Many fear taking their mortgage into retirement
By |Published On: 16th June 2015|

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Many fear taking their mortgage into retirement

By |Published On: 16th June 2015|

This article is an external press release originally published on the Landlord News website, which has now been migrated to the Just Landlords blog.

New research from the BSA has indicated that almost half of 25-34 year olds believe that they will need a mortgage that extends into retirement, if they are to fully repay their loan.

Additionally, 27% of people in this age bracket feel that they will struggle to get a mortgage into their retirement due to their credit history, income level or age.

Living longer

Paul Broadhead, Head of Mortgage Policy at the BSA noted, ‘we are all now living much longer and getting onto the property ladder later in life. Many younger buyers are realising that they may not be able to pay of their mortgage until after they retire. As the average age of a first-time buyer increases, borrowing into retirement is becoming the new normal, rather than a niche form of lending.’[1]

He continued by saying that, ‘the Mortgage Market Review, introduced just over a year ago, has had an impact on borrowing. The application process is much more rigorous and borrowers now have to contend with strict affordability assessments that factor in other commitments. This means they may have to borrow over a longer term to secure a mortgage.’[2]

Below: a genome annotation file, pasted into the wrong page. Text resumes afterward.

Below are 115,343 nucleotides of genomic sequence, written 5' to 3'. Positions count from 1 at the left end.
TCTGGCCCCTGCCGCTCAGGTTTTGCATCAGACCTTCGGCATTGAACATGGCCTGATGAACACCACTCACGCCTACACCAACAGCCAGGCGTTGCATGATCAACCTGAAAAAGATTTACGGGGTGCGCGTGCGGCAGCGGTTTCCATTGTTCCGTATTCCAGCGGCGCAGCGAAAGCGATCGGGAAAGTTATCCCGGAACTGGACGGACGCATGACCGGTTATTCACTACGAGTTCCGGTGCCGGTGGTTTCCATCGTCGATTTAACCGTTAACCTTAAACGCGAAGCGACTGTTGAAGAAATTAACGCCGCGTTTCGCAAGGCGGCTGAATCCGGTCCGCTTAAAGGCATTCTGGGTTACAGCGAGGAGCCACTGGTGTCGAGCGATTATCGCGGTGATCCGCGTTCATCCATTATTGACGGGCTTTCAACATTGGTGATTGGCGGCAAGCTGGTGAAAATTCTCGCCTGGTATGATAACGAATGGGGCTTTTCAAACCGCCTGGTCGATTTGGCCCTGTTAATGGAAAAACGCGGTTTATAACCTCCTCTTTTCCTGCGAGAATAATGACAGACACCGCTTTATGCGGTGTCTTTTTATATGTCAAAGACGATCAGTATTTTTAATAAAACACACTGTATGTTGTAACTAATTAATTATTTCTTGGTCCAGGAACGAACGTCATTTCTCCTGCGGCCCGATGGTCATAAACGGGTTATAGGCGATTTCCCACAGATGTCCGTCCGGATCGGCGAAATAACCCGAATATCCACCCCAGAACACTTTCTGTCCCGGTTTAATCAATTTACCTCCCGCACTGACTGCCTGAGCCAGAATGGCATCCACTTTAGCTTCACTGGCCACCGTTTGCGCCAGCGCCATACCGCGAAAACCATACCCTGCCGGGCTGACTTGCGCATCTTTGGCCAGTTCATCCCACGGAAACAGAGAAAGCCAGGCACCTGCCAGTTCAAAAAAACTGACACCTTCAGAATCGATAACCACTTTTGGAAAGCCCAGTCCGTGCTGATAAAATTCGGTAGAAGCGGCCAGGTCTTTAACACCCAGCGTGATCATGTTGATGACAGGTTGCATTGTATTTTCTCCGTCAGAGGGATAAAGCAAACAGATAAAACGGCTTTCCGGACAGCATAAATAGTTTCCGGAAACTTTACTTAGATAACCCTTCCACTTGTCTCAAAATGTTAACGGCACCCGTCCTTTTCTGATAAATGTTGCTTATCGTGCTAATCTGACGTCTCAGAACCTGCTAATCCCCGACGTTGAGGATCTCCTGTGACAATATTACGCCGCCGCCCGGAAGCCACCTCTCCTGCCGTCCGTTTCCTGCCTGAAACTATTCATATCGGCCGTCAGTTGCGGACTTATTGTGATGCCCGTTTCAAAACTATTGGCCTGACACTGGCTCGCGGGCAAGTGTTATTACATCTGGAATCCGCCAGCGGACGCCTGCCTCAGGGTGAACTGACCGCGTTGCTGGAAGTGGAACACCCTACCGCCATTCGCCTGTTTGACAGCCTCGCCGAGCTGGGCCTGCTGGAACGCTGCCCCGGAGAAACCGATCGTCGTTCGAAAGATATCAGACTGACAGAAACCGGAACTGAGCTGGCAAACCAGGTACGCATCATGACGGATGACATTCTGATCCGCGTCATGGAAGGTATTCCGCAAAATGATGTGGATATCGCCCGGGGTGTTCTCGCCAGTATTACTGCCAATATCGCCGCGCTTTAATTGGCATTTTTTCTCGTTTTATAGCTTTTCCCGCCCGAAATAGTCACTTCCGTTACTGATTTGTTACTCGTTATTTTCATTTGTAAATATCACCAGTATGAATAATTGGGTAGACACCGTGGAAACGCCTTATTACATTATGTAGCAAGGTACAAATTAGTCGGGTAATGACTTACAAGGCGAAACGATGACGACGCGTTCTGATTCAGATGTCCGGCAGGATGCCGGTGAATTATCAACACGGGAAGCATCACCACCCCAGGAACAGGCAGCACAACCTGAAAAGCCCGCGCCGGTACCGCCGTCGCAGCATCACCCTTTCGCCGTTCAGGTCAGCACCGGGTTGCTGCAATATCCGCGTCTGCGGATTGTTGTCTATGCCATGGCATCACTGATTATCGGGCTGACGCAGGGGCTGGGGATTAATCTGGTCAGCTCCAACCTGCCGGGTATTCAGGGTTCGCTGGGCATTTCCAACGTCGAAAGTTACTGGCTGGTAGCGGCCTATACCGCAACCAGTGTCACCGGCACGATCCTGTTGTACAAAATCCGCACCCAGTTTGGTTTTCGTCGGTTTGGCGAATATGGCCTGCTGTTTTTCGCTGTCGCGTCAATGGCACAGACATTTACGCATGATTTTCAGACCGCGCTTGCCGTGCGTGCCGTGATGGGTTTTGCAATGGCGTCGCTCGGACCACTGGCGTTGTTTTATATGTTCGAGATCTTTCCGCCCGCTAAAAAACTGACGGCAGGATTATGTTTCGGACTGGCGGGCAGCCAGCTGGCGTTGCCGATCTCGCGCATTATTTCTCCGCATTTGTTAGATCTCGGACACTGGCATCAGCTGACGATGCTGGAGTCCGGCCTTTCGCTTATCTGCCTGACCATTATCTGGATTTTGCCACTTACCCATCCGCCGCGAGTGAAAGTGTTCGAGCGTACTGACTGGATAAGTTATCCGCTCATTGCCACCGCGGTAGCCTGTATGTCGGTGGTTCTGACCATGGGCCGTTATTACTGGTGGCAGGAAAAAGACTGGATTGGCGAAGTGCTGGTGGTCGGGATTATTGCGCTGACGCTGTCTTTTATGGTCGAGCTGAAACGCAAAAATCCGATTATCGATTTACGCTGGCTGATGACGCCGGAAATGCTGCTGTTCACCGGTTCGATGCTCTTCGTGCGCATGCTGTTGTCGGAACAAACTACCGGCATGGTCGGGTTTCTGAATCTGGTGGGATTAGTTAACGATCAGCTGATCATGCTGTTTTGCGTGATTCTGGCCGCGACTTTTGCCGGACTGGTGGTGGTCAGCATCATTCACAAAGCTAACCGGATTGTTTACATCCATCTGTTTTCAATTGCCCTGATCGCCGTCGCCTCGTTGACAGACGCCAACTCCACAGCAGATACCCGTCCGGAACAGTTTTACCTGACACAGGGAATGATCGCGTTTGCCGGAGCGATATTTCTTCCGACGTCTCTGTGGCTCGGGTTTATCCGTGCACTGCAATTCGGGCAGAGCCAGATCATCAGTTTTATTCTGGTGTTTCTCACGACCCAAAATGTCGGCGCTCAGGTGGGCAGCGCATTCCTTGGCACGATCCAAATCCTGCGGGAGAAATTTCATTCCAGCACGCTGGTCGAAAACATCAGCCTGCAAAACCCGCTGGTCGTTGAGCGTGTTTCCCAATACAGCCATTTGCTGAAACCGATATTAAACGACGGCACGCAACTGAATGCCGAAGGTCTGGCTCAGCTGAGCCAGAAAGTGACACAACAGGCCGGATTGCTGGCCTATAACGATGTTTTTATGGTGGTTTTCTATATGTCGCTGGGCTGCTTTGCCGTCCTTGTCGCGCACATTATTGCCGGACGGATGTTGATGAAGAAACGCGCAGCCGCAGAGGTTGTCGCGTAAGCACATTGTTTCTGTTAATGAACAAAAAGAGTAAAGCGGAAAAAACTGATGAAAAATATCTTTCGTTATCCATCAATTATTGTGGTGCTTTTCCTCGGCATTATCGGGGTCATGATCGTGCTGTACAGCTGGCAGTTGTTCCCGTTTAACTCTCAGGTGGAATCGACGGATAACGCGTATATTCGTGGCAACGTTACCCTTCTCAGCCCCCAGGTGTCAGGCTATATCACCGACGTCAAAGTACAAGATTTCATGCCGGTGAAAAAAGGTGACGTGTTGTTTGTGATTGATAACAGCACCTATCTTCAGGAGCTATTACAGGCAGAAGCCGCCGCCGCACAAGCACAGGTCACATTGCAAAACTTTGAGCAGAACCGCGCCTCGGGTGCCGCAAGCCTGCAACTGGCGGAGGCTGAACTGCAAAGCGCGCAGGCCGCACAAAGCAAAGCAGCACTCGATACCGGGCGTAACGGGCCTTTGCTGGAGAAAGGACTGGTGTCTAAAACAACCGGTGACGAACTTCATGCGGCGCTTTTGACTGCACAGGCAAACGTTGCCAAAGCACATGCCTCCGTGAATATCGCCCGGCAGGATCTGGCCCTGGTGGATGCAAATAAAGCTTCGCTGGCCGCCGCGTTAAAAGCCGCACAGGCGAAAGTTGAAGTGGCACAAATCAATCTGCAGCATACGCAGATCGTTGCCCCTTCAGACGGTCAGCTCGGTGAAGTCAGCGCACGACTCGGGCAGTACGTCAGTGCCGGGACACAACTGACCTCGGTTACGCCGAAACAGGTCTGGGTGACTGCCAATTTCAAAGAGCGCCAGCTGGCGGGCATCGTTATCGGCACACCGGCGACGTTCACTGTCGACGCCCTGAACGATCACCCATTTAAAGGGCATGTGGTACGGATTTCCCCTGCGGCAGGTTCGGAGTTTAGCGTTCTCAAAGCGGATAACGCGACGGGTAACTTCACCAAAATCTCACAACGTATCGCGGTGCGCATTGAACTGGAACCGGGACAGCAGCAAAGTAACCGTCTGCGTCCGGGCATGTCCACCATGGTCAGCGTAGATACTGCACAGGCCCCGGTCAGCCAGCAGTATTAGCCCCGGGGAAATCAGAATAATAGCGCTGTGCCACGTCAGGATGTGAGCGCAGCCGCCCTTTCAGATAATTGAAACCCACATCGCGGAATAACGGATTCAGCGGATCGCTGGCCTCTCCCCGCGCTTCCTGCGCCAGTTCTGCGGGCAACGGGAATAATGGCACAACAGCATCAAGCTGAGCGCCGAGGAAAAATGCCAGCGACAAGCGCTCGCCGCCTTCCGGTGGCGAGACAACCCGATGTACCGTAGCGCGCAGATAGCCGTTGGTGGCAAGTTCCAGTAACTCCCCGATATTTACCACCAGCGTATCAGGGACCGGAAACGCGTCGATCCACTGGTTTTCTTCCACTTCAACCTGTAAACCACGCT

Many fear taking their mortgage into retirement

Many fear taking their mortgage into retirement

‘These demographic and regulatory changes mean some borrowers may find their mortgage application is rejected if they need to borrow into their anticipated retirement. The mortgage market needs to change to cater for this shift in borrowing,’ Broadhead added.[3]


Mr Broadhead went on to say that it is not all, ‘doom and gloom,’ for would-be homeowners. He suggests that, ‘the building society sector tends to be more flexible and willing to offer mortgages that extend into retirement. Some societies do not have upper age limits, tend to take case-by-case approach to applications and are keen on developing long-term products that cater to first-time buyers who may want or need to borrow into older age.’[4]

Concluding, Broadhead said that, ‘the sector is also keen to debunk the myth that once you are over 40 you are too old to get a mortgage.’[5]




About the Author: Em Morley (she/they)

Em is the Content Marketing Manager for Just Landlords, with over five years of experience writing for insurance and property websites. Together with the knowledge and expertise of the Just Landlords underwriting team, Em aims to provide those in the property industry with helpful resources. When she’s not at her computer researching and writing property and insurance guides, you’ll find her exploring the British countryside, searching for geocaches.

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